How Do Late Deliveries Impact Your Business?

Late deliveries impact your business A LOT.

In fact, 13% of all shoppers never repeat business after their package doesn’t arrive on time.

And that can gut your income and even permanently damage your business.

Here’s how:

Customer disappointment

Late shipping causes customers to get disappointed.

This means that you didn’t provide the service they have paid for.

Apart from this being upsetting to the customer, it also potentially disrupts their plans and lifestyle.

Maybe now they didn’t get that one thing they use in everyday life.

Perhaps they were planning a birthday surprise for someone and can’t go through with it now.

Whatever it is, you are risking your relationship with your customer when you provide them with slow delivery.

You also risk the chance of your customer turning to your competitor and using their services instead.

Profit and turnaround

Late deliveries translate into an uncertain future with your customer.

In fact, 96% of all customers say customer experience is an important part of their loyalty to a brand.

Apart from damaged business reputation, this leads to low customer churn.

Companies that don’t provide on-time delivery don’t value their shopper’s time and plans.

Additional and unexpected costs

Expect some additional and unexpected costs with late deliveries.

If the delay is your fault, you’ll have to rectify it.

Often, this means providing refunds on the entire order, withdrawing the delivery fee, or giving them discounts or other incentives on future purchases.

In all three cases, this means you’ll lose money on the delivery to that particular customer.

And the more late deliveries you have, the more overhead you’ll have. As you’ll have to pay for more fuel, employee overtime, and even give products for free.

Even if the delay isn’t your fault, you’ll still need to remedy the mistake to ensure customers stay satisfied and don’t gut your reputation.

And with incidents beyond your control, you’ll have to expect additional expenses. Which you won’t be able to cover with the delivery if you miss the deadline.

Time

Your staff will be losing time investigating what went wrong with certain deliveries.

Since two-thirds of customers call up customer service when their package is even a day late, your employees will likely be spending time on the phone with the frustrated shopper.

They will also spend time gathering details about the delivery and taking steps to resolve the issue.

All of that time would be better spent doing something more beneficial for the growth of your business.

Reputation

Your business reputation can take a hit when you provide late shipping.

Especially if you previously advertised fast and on-time deliveries on your website.

You are risking the trust your shopper has for you, and you probably won’t get an excellent good word-to-mouth referral.

That further leads to failure to retain customers, and attract new ones.

How to Respond to a Late Delivery?

Now that you know what can cause late deliveries, it’s time to deal with them.

This means being transparent and honest with your customers.

And to protect the reputation of your business, you’ll have to reimburse them.

It also means fixing the problem so that it doesn’t happen again.

To help you, here’s a step-by-step guide to respond to late delivery:

Step #1: Own up to your mistake

Customers value honesty. So if a delivery is late, own up to your mistake.

What many delivery managers forget is that it’s easy to get frustrated when such things happen.

But you shouldn’t try to fix the mistake without letting the customer know what’s going on.

Acknowledging the delay buys you time.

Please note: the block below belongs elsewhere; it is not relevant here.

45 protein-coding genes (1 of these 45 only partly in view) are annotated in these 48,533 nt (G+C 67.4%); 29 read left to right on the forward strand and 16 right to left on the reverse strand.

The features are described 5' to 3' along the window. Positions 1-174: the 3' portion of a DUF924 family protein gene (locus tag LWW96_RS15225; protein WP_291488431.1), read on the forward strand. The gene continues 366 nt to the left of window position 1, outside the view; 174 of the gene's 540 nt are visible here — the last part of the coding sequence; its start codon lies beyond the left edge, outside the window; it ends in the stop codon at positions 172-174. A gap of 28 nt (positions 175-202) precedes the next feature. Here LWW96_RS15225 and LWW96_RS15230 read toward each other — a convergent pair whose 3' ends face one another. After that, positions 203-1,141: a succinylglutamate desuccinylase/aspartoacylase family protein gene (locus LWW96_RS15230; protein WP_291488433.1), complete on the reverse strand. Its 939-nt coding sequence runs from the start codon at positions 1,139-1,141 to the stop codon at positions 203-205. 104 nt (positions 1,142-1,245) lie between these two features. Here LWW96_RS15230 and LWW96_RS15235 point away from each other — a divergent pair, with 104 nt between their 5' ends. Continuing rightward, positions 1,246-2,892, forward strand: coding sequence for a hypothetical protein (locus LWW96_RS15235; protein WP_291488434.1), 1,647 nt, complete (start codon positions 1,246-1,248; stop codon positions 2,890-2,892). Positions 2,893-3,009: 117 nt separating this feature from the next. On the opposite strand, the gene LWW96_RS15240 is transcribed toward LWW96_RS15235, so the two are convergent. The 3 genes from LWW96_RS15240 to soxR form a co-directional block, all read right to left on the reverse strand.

It also helps to see the customer’s reaction:

Maybe he will accept the delay and wait extra time for the order without any consequences. Maybe you can readjust the time of delivery. Or the customer is happy to pick up the order himself.

When notifying the customer about the late delivery be sure to:

  • Take full responsibility
  • Apologize for the inconvenience
  • Explain what caused the delay
  • Inform them how you plan to handle the situation

Additionally, you may want to keep the customer up-to-date about the second delivery attempt.

But whatever you do:

Don’t make false promises or hide the failed delivery attempt.

Such a move could only make things worse because it may seem like you want to purposefully mislead your customers. And no one appreciates that.

Step #2: Be transparent about the reason

Similarly, you should be transparent about the reason for the delay or missed delivery.

Whatever it is, don’t sugarcoat it.

If the reason for the late delivery was the weather or traffic, customers may forgive you.

People can be very understanding when they know the same thing could happen to them.

On the other hand, the delay may happen due to insufficient inventory or bad navigation.

In this case, being transparent may cause the customer to accept your offer of compensation without any repercussions. Simply because you’re openly admitting what happened.

So before you contact the customer, try to find out what has happened.

Get the answer from your delivery driver.

And then coordinate between dispatch and customer service about the next steps you’ll need to take.

Step #3: Offer generous compensation

Even if the failed delivery attempt was out of your control, you should generously compensate the customer.

That means that you’ll have to have a late delivery resolution strategy in place.

Having a resolution strategy will help your customer service teams handle the situation better.

It also helps to know what you can offer customers, so that you don’t lose a lot of money.

Of course, the obvious reparation involves a full refund.

But customers may also accept discounts or free delivery on future orders.

Such quick-fix gestures can help you get better customer churn and reputation.

Step #4: Evaluate problems and fix them

Once the customer is appeased, it’s time to fix the problem so that it doesn’t happen again.

Evaluate the late delivery and try to find answers to:

  • What happened?
  • Who was responsible for the delay?
  • What was the reason behind the delay?
  • Could the delay have been avoided? How?
  • Would a contingency plan help? Why or why not?